Beth Haslam - logo amsterdam
Welcome to the autumn edition of Fat Dogs News. Have we spent the last few weeks relaxing in the shade of a grand old oak? Not likely! As you’ll find out, we have been pretty busy.
Here’s the list of regular features, including a new guest I’m dying to introduce.

  • Chez Fat Dogs
  • Fat Dogs Meme
  • Jack’s Latest Tantrum
  • Fabulous French Entrée
  • Fat Dogs and Welsh Estates
  • Fantastic France!
  • Recipe
  • Bookish Corner
  • Et voilà!

Chez Fat Dogs

Blazing sun and high temperatures for days on end, bliss? Not quite. I left you after the last newsletter, melting in a heatwave. Sadly, though it sounds awful to moan about endless azure skies, our weather has largely remained unchanged. Conditions have been punishing, with little rainfall since the end of April and regular highs of 41+ºC (105ºF) temperatures.
I took this photo from a field without irrigation. It amazed us that even the sunflowers struggled. Jean-Paul, the farmer, did harvest, but his yield was 40% below average. We chatted about it later. He shrugged his shoulders and gave me a weary smile, “C’est la vie pour les paysans,” he said. That’s life in farming.
Brun reservoir-2
Restrictions on commercial irrigation usage from the River Garonne were eventually imposed. Those with reservoirs, like our apple-growing neighbours, continued watering for a while, but they came unstuck too. I took this pic three weeks ago. The waterline usually reaches the far bank shrubs. Now the level is too low to pump out the water.
Fallen tree-2
The parched conditions inevitably affected the forest. Some weaker trees have fallen, and exposed specimens’ are releasing wrinkly winter fruits extra early. The grass? Well, that’s like stubby hay sticking out of rock-hard ground.

Worried about our forest-dwelling larger animals, Jack and I decided to dispense maize in the enclosed section. Like a couple of milkmen, off we’ll go on our daily rounds, distributing half a ton+ of maize per week at designated drop-off points. Unsurprisingly, we’re now the most popular humans in the Tarn et Garonne.
boar following-2
Word soon got around. Think Dick Whittington, and you have it. We’re now followed by a train of wild boar and deer sheepishly peeping through thickets, hoping to snatch a treat before the maize is devoured.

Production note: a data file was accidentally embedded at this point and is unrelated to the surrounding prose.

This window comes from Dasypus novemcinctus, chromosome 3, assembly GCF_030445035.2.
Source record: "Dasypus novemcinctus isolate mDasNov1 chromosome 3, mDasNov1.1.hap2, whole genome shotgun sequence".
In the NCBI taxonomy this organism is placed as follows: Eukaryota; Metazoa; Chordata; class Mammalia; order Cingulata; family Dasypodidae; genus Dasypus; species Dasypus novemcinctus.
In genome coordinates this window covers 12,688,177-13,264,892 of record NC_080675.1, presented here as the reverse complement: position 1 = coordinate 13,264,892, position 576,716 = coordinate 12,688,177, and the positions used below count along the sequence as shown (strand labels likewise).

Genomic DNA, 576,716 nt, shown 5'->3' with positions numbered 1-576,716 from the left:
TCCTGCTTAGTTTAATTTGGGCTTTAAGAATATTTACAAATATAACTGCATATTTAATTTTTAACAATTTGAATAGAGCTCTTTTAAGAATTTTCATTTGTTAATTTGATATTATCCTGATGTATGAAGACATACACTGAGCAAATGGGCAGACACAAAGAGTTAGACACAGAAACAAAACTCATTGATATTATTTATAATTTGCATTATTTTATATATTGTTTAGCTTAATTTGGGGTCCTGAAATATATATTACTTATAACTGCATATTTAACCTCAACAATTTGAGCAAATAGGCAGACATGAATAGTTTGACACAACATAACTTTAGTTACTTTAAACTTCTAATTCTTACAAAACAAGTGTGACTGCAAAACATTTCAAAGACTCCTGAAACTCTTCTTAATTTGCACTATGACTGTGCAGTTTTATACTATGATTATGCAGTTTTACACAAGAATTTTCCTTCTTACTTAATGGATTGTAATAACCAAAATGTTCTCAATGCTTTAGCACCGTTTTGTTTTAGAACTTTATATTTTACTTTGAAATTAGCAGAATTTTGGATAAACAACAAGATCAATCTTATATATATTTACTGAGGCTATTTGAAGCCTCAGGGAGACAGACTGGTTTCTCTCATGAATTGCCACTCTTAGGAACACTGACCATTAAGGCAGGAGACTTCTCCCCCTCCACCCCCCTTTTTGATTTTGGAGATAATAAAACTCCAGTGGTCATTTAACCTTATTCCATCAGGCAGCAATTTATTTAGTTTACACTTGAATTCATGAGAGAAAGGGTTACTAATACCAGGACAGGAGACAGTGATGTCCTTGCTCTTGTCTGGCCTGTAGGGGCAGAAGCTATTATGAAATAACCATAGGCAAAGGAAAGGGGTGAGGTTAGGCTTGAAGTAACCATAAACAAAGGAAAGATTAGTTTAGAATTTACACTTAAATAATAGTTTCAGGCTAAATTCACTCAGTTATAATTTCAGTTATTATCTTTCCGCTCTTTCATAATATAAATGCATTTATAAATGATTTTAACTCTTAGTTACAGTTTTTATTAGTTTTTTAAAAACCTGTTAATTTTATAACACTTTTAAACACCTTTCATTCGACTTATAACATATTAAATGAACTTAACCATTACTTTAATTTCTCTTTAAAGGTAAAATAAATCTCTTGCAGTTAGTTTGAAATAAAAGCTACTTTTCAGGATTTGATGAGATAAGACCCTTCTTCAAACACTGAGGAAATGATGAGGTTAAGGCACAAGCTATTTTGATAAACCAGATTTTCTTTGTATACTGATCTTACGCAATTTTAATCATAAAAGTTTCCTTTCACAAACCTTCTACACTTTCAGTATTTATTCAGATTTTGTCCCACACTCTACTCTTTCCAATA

Despite these challenges, many of the fruit harvests are reaping excellent results. Here is Andre/Andreo/Andreas (no idea which, with very few teeth to trouble him, it’s a job to work out what he’s saying). He may be nutty, but this charmingly eccentric chap and his team are doing a fantastic job with their apples.
Apple harvest-2
It’s all happening with the grapes too. Battalions of vines, gnarled old timers, are burgeoning with purple beauties; the buxom bunches are being snipped and prepared for sale right now. And as demonstrated by Aby, Max and Sun (I know, I know, they shouldn’t eat the pips. Try telling Nathalie!), this variety is a delectable eater.
Grapes use
And whilst I’m on the subject of animals, I feel no guilt in sharing this tale with you. During a recent ramble, the dogs and I passed several humane box traps. The farmer had set them to capture ragondin (coypu), who are busy dismantling his river bank.

It was Max (‘course) who spotted it first. I had only seen this species once before and was bewitched by its beauty. A young genet had been accidentally trapped and was scared witless. I knew what had to be done. I spent a moment appreciating the magic of this rarely-seen woodland animal before gently opening the trap. In a flash, it had vanished. Here’s a link to tell you more about this fabulous creature.
On a rare cloudy (tsk, typical!) day, my pal and I decided to go on a historic building adventure. Who knew that mysteries lay behind those ancient chateau walls? We certainly didn’t. Click on this photo to read my blog and find out what happened.
Photo 2

Fat Dogs Memes

Here’s one of my friend Sarah’s latest ducklings. As you can see, life can be complicated when you’re a little ‘un!
Meme done

Jack’s latest tantrum

tiled roof
Jack’s a black belt at ranting, but beneath that grumpy exterior lies a heart of gold. We know not to take his outbursts seriously, and he fizzles out as quickly as he ignites. Until the next explosion...